Despite blaming Phuc for the corrupt actions of the ministers under his jurisdiction, the CPV commended him for his prior accomplishments in promoting economic growth and COVID-19 prevention measures. Although the CPV did not comment on the rumours surrounding Phuc’s family, many in Vietnam have expressed scepticism over the true reason behind Phuc’s resignation. Some civilians interviewed by Voice of America, have suggested that the president was removed from office for deeper political reasons and that the Viet A scandal was just used as an excuse to avoid weakening the CPV’s public image as a party of unification.
Filling the leadership gaps
Following Phuc’s resignation on 17 January 2023, the search began for a new leader to take his place. Until a successor could be selected, Vice President Vo Thi Anh Xuan became the interim president. On 4 February 2023, a national ceremony formalized the transfer of power.
At the ceremony, Phuc restated his claim that his resignation was a personal decision motivated by his own duty and loyalty to the CPV.
“Being aware of my responsibility to the Party and the people, I submitted a request to resign from all positions and to retire. During the extraordinary meetings of the Central Party Committee and the National Assembly, I raised this issue unequivocally and clearly,” he said.
On 2 March 2023, Vo Van Thuong, a Standing Member of the Communist Party’s Secretariat, was sworn into office as the country’s new president for the remainder of the 2021-2026 term. At age 52, Thuong became the youngest president in the country’s history.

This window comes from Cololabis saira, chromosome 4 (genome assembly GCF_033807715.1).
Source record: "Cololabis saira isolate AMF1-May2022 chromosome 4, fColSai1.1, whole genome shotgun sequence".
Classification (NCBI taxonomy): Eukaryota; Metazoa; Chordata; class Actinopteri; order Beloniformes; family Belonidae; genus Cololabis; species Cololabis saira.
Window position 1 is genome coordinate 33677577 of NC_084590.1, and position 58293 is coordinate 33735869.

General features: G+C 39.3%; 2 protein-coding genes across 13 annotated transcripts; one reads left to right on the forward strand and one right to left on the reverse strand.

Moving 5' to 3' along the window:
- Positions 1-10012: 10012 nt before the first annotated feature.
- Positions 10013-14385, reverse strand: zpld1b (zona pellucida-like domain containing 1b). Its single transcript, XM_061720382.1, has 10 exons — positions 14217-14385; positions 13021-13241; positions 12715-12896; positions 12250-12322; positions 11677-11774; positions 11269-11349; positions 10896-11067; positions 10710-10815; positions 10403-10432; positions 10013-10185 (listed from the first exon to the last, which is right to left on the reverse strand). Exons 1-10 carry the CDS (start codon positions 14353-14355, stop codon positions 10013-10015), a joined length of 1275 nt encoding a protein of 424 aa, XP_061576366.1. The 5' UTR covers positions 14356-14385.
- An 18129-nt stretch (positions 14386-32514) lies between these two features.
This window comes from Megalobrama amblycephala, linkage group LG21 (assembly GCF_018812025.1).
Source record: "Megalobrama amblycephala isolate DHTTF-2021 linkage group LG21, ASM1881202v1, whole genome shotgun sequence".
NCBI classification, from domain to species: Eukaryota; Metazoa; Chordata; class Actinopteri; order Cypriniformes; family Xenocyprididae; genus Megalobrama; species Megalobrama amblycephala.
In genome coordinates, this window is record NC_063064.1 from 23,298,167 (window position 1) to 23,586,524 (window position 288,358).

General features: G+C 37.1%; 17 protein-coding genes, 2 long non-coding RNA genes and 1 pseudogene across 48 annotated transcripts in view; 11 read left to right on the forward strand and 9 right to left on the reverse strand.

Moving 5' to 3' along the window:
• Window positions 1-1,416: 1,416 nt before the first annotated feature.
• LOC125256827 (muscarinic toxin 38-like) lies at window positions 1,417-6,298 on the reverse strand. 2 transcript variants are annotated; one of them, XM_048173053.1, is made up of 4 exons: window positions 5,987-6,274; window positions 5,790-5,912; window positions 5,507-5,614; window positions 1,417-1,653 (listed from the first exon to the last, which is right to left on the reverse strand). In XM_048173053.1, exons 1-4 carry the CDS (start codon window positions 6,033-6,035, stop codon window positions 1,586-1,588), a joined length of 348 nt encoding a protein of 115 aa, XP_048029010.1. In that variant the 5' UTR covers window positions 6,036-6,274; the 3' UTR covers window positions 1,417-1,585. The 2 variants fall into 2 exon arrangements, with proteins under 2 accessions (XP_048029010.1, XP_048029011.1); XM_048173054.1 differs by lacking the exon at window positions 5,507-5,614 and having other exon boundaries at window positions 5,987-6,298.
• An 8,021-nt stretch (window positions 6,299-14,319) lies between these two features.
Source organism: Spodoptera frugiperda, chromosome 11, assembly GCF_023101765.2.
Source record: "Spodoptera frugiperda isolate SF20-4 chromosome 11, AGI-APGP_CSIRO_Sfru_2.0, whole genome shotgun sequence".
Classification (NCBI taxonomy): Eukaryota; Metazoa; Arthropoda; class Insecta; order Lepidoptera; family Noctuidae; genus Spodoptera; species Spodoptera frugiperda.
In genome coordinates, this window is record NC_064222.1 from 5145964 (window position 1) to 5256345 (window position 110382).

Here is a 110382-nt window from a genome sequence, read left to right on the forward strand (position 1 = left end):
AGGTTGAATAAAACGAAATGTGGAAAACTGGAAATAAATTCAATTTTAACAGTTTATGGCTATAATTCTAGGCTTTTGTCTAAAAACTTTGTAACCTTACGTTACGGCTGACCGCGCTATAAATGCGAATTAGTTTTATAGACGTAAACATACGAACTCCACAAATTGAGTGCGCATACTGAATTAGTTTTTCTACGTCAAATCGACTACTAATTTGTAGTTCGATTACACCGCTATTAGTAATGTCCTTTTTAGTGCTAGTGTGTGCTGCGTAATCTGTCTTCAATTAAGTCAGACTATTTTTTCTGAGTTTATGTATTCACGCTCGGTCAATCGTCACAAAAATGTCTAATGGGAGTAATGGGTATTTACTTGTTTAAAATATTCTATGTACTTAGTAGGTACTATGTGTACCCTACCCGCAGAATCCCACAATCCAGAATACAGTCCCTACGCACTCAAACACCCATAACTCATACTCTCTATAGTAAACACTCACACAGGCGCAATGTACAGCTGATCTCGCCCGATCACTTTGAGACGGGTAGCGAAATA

Despite being younger than his predecessors, however, Thuong, who began his political career in 1993 and has since occupied several high-level government positions, received 98.38% of the National Assembly votes.
Importantly, Thuong also has a close connection with General Secretary Trong. In his first parliamentary speech as president, Thuong pledged to align his actions with CPV values and standing policies, including Trong’s anti-corruption campaign.
“I will be absolutely loyal to the fatherland, the people and the constitution, striving to fulfil the tasks assigned by the party, the state and the people,” Thuong stated.
Vietnam’s political future
The dual COVID-19 corruption scandals and the high-profile resignations that followed have left Vietnamese residents and foreign nations alike wondering what the future holds for the country’s domestic politics and international relations.
Although these leadership changes have raised questions about Vietnam’s political stability, General Secretary Trong remains firmly in control of the CPV. There is also no evidence that the transition between officials will alter Vietnam’s economic performance. In fact, Vietnam’s GDP grew by 8% in 2022, the fastest annual growth rate recorded since 1997.
As president, Thuong is expected to continue the effort to combat illicit activity in the upper levels of Vietnam’s government. However, while the campaign has helped to reign in the country’s corruption, it has not come without consequences. Having become “especially cautious” about their decision-making, many government officials are now hesitant to take action, “causing delays to many public-funded and private investment projects”.
Foreign investors have also questioned how these political shifts may impact their investments, as well as whether the change in leadership will shift the “geopolitical balance” in Vietnam’s political and economic dealings with China and the US. Despite these uncertainties, however, Vietnam observers “don’t see major divisions within the leadership on international policy”.
Article by Fatima Abuzar.
Editing by Anrike Visser.